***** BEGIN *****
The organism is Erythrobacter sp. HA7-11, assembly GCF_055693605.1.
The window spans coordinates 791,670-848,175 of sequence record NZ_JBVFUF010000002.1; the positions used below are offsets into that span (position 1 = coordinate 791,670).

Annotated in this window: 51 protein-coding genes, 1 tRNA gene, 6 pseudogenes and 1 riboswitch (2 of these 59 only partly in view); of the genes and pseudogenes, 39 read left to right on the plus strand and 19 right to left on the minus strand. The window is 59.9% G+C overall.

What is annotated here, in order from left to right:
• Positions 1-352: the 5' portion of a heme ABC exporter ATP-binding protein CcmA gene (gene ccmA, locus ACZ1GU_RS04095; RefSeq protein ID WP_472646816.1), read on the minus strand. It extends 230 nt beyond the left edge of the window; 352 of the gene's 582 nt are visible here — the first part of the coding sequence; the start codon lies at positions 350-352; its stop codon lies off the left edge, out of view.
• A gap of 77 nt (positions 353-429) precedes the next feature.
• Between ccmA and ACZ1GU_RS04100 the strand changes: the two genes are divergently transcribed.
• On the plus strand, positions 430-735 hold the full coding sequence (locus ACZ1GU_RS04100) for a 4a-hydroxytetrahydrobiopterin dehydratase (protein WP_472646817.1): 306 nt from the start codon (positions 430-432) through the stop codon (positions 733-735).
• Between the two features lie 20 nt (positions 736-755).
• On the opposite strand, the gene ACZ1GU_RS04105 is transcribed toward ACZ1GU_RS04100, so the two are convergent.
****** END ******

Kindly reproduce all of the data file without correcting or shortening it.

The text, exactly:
The organism is Erythrobacter sp. HA7-11, assembly GCF_055693605.1.
The window spans coordinates 791,670-848,175 of sequence record NZ_JBVFUF010000002.1; the positions used below are offsets into that span (position 1 = coordinate 791,670).

Annotated in this window: 51 protein-coding genes, 1 tRNA gene, 6 pseudogenes and 1 riboswitch (2 of these 59 only partly in view); of the genes and pseudogenes, 39 read left to right on the plus strand and 19 right to left on the minus strand. The window is 59.9% G+C overall.

What is annotated here, in order from left to right:
• Positions 1-352: the 5' portion of a heme ABC exporter ATP-binding protein CcmA gene (gene ccmA, locus ACZ1GU_RS04095; RefSeq protein ID WP_472646816.1), read on the minus strand. It extends 230 nt beyond the left edge of the window; 352 of the gene's 582 nt are visible here — the first part of the coding sequence; the start codon lies at positions 350-352; its stop codon lies off the left edge, out of view.
• A gap of 77 nt (positions 353-429) precedes the next feature.
• Between ccmA and ACZ1GU_RS04100 the strand changes: the two genes are divergently transcribed.
• On the plus strand, positions 430-735 hold the full coding sequence (locus ACZ1GU_RS04100) for a 4a-hydroxytetrahydrobiopterin dehydratase (protein WP_472646817.1): 306 nt from the start codon (positions 430-432) through the stop codon (positions 733-735).
• Between the two features lie 20 nt (positions 736-755).
• On the opposite strand, the gene ACZ1GU_RS04105 is transcribed toward ACZ1GU_RS04100, so the two are convergent.